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Why I Like Xamarin

Posted September 21, 2019 · 3 min read.

In the mobile development realm, I'm still pretty new to the scene, but I'm starting to get my sea legs, and I figured I'd use this time to explain why I like Xamarin Native, which going forward will be mentioned as just Xamarin.

Sharable code

So to begin, I like the idea of sharable code no matter what I'm developing on, but for mobile this is doubly true. Nothing to me is worse than writing logic twice for the same app, and xamarin gives you that ability to share code, allowing you to just focus on that once and allowing you to spend more time on the individual UIs.

Bare metal feel

Xamarin is not the only game in town for cross platform mobile development, but they are the one who's giving the best bare metal feel without touching native code.

Flutter and Xamarin.Forms for example offer up widget controls that are generic to both iOS and Android, and code wise, you have it all in a central layer that the UIs can draw from. This path is great for those want to make native feeling apps but are on a time crunch or low on resources to learn the native bindings.

You then have the various web-based frameworks, like ionic and cordova, that let you use web technologies to make a mobile app, if you're a web developer, this is a very tempting way to go as you already know the code to get started. In my experience, this way offers the worst experience to the end user, the end result is usually clunky feeling and if you're not careful the app can look and feel too web-like.

Xamarin Native on the other hand is giving you access to the native code and UI, but with a singular language that you already know (if you're a C# developer that is) that compiles to the native code. This method of mobile development is how I wish Apple and Google went instead of them making us rewrite the same app in a different language AND different UI.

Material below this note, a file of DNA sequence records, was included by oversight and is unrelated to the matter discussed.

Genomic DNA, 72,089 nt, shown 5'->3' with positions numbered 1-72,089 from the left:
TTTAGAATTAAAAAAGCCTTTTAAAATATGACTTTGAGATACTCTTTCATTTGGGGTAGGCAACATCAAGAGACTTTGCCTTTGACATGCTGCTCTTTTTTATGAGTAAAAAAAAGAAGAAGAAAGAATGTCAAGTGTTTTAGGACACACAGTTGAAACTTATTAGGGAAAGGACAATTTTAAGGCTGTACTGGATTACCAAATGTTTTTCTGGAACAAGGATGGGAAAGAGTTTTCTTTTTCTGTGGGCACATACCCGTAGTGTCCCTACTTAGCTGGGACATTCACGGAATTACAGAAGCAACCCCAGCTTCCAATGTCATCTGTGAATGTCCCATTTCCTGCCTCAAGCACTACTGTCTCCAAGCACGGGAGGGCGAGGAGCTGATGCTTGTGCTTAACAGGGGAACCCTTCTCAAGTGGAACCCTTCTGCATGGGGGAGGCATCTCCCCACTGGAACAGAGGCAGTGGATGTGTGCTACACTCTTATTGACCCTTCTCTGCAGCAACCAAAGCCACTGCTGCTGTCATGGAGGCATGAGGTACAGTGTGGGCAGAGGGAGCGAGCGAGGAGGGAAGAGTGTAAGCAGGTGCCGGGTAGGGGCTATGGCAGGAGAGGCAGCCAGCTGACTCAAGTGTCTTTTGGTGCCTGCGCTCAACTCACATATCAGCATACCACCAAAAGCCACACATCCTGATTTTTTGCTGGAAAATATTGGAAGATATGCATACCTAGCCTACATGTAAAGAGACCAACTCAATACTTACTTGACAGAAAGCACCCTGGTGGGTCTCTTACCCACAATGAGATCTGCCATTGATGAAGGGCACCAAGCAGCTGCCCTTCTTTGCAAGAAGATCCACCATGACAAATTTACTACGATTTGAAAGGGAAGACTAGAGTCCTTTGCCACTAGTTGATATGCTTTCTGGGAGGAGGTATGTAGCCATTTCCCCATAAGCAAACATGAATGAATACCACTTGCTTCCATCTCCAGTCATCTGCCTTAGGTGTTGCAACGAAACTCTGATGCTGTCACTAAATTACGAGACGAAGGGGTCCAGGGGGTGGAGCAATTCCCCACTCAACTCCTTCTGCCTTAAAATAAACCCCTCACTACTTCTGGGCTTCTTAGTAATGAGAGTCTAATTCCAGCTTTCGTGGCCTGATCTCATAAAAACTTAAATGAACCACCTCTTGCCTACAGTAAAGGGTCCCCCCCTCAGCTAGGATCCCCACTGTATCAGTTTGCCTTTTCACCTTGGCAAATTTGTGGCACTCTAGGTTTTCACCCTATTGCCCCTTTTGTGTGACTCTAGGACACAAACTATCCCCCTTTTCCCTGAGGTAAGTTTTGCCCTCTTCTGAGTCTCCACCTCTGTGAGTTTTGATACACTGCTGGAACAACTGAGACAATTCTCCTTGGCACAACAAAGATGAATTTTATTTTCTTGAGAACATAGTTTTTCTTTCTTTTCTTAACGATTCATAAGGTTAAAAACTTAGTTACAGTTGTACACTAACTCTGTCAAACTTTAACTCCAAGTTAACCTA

Using a language I already know and enjoy

I've been developing apps in .NET since 2005, I feel comfortable with it and I generally enjoy it, minus web forms, that was awful. I really like C#, my enjoyment of C# is topped only by PHP, which is still my favorite language.

Being able to just use C# is really great as I don't have to worry about getting tripped up trying to remember both java and swift syntax as well as how iOS and Android wants their app lifecycle and UI laid out. With Xamarin, I just need to focus on the individual app lifecycle and UI practices.

Better understanding of each platform's documentation

The key benefit of xamarin native is that it's a wrapper of the actual native code, this setup makes it really nice to follow along with each platform's documentation, while other frameworks make it so that you don't need to know this, it does really come in handy to know how Android and iOS work.

When I was deciding between using xamarin native and xamarin forms for a project at work, I initially liked the quickness of xamarin forms, it let me get running quick, but I then started to stumble when I was trying to do some complex tasks.

I also found myself trying to use nuget packages that seemed clunky and often had me enter in platform-specific code, which seemed to defeat the purpose of xamarin forms in my opinion.

When I tried xamarin native, I was able to understand the flow of the app better, and I got more range of support in terms of looking for questions on stack overflow, I can look at the native code and generally be able to figure out how to make it work with C#.

Those are my main reasons for liking Xamarin Native, I do think if Xamarin Native has too much of a learning curve for you that the frameworks I mentioned above will be just fine, but if you're writing a fairly complex app, or you want to really dive deep into mobile development and understand how iOS and Android work without learning their preferred language, Xamarin Native will be the best choice.